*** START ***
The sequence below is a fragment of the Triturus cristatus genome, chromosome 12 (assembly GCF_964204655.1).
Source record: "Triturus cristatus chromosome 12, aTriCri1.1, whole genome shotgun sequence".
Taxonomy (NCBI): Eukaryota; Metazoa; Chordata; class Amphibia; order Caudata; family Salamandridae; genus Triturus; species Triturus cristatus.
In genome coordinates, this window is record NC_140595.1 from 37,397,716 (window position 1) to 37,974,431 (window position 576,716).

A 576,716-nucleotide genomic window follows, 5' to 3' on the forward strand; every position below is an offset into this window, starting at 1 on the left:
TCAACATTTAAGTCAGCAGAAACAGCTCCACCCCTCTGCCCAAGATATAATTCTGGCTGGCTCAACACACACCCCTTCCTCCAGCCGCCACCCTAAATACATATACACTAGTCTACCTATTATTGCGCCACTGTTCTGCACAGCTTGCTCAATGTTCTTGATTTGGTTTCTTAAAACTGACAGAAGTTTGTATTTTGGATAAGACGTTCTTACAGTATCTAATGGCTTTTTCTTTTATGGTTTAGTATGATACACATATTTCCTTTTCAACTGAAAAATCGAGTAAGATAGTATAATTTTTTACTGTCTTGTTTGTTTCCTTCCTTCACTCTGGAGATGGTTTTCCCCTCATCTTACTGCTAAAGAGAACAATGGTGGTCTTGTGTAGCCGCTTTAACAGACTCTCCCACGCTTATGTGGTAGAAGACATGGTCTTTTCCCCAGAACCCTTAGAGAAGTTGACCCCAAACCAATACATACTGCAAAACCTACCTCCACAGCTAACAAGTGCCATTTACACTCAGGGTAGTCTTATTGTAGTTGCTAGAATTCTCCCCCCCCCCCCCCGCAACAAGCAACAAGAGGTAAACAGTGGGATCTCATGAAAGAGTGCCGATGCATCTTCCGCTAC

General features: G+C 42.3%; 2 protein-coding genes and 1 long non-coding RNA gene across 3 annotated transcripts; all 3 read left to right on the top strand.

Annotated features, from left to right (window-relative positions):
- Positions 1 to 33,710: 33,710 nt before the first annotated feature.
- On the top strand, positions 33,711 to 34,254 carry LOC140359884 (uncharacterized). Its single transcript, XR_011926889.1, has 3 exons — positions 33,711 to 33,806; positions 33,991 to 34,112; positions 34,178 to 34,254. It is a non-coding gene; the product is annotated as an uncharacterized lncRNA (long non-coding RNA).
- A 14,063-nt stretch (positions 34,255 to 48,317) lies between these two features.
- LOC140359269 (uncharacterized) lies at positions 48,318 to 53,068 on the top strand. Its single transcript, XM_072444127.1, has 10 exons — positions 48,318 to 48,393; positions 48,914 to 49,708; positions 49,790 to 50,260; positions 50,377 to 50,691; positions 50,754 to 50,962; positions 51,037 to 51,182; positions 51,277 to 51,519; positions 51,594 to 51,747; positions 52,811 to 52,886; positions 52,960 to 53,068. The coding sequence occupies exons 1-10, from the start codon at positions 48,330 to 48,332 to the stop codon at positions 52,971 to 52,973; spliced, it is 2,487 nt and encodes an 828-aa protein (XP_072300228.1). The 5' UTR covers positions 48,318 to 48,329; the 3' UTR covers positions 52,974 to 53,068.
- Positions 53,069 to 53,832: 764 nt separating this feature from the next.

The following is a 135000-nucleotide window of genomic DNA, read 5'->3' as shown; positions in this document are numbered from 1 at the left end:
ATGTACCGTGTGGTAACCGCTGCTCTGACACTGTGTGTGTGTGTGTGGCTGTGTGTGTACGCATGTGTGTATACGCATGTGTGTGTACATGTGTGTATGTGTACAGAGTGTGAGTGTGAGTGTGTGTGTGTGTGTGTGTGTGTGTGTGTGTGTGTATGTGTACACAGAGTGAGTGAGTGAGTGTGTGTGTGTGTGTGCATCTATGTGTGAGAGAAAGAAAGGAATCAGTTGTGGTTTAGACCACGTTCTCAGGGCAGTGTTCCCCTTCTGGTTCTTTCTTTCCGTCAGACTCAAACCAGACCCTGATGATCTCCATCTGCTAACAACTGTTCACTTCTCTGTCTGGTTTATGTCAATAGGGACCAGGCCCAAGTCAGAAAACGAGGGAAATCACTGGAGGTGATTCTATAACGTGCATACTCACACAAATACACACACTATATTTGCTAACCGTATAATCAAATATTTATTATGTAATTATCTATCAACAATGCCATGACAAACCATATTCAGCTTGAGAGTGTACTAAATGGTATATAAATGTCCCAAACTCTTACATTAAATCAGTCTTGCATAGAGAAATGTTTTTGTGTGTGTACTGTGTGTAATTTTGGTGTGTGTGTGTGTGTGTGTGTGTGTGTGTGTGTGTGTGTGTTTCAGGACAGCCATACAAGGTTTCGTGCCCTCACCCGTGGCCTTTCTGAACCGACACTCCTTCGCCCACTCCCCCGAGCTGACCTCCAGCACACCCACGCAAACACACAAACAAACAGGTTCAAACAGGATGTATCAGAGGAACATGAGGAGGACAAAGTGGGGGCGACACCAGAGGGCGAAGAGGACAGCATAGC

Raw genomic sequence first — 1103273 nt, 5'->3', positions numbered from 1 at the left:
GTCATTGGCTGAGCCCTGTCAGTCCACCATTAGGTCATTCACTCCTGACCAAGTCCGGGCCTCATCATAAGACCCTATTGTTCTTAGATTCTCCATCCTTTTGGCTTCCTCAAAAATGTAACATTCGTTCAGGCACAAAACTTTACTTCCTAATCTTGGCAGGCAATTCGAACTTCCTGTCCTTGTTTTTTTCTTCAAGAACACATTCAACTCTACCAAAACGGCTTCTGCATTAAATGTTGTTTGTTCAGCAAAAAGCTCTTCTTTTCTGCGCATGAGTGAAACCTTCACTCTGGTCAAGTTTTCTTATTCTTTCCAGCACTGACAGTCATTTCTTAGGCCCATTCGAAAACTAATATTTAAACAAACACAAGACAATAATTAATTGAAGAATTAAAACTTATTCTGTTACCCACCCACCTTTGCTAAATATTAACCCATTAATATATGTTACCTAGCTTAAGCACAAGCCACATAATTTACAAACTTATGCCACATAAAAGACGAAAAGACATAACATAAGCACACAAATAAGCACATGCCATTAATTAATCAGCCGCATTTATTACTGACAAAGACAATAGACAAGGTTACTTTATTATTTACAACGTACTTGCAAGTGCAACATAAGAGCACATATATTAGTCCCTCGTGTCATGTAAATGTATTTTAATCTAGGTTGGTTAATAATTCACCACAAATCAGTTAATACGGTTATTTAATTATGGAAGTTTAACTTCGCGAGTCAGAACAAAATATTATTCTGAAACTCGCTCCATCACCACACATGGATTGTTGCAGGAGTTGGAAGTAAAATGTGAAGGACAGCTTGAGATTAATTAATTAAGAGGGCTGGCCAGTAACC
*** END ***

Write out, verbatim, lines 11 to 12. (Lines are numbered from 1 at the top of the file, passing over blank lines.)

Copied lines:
- A 14,063-nt stretch (positions 34,255 to 48,317) lies between these two features.
- LOC140359269 (uncharacterized) lies at positions 48,318 to 53,068 on the top strand. Its single transcript, XM_072444127.1, has 10 exons — positions 48,318 to 48,393; positions 48,914 to 49,708; positions 49,790 to 50,260; positions 50,377 to 50,691; positions 50,754 to 50,962; positions 51,037 to 51,182; positions 51,277 to 51,519; positions 51,594 to 51,747; positions 52,811 to 52,886; positions 52,960 to 53,068. The coding sequence occupies exons 1-10, from the start codon at positions 48,330 to 48,332 to the stop codon at positions 52,971 to 52,973; spliced, it is 2,487 nt and encodes an 828-aa protein (XP_072300228.1). The 5' UTR covers positions 48,318 to 48,329; the 3' UTR covers positions 52,974 to 53,068.